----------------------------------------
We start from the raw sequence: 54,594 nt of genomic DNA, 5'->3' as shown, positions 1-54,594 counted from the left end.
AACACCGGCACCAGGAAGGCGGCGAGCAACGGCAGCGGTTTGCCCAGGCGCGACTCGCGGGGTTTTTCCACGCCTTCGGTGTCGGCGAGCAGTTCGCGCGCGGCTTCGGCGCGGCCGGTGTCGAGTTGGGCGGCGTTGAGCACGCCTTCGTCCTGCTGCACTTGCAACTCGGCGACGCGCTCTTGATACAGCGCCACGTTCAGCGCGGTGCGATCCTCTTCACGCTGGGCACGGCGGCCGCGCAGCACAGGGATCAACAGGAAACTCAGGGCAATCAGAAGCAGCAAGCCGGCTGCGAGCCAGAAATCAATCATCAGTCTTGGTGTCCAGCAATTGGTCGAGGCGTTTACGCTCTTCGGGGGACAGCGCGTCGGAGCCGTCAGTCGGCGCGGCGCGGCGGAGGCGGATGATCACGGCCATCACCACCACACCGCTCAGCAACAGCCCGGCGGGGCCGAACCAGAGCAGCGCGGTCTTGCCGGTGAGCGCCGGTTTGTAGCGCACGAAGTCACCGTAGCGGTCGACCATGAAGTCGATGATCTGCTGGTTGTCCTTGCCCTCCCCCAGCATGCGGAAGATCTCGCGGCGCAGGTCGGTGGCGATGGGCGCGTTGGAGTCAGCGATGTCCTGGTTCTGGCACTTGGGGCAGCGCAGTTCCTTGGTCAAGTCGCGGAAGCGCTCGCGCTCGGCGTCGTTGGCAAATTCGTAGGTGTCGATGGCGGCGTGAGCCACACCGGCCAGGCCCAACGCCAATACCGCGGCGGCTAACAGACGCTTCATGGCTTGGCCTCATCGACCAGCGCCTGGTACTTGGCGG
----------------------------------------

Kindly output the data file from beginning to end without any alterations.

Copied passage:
We start from the raw sequence: 54,594 nt of genomic DNA, 5'->3' as shown, positions 1-54,594 counted from the left end.
AACACCGGCACCAGGAAGGCGGCGAGCAACGGCAGCGGTTTGCCCAGGCGCGACTCGCGGGGTTTTTCCACGCCTTCGGTGTCGGCGAGCAGTTCGCGCGCGGCTTCGGCGCGGCCGGTGTCGAGTTGGGCGGCGTTGAGCACGCCTTCGTCCTGCTGCACTTGCAACTCGGCGACGCGCTCTTGATACAGCGCCACGTTCAGCGCGGTGCGATCCTCTTCACGCTGGGCACGGCGGCCGCGCAGCACAGGGATCAACAGGAAACTCAGGGCAATCAGAAGCAGCAAGCCGGCTGCGAGCCAGAAATCAATCATCAGTCTTGGTGTCCAGCAATTGGTCGAGGCGTTTACGCTCTTCGGGGGACAGCGCGTCGGAGCCGTCAGTCGGCGCGGCGCGGCGGAGGCGGATGATCACGGCCATCACCACCACACCGCTCAGCAACAGCCCGGCGGGGCCGAACCAGAGCAGCGCGGTCTTGCCGGTGAGCGCCGGTTTGTAGCGCACGAAGTCACCGTAGCGGTCGACCATGAAGTCGATGATCTGCTGGTTGTCCTTGCCCTCCCCCAGCATGCGGAAGATCTCGCGGCGCAGGTCGGTGGCGATGGGCGCGTTGGAGTCAGCGATGTCCTGGTTCTGGCACTTGGGGCAGCGCAGTTCCTTGGTCAAGTCGCGGAAGCGCTCGCGCTCGGCGTCGTTGGCAAATTCGTAGGTGTCGATGGCGGCGTGAGCCACACCGGCCAGGCCCAACGCCAATACCGCGGCGGCTAACAGACGCTTCATGGCTTGGCCTCATCGACCAGCGCCTGGTACTTGGCGG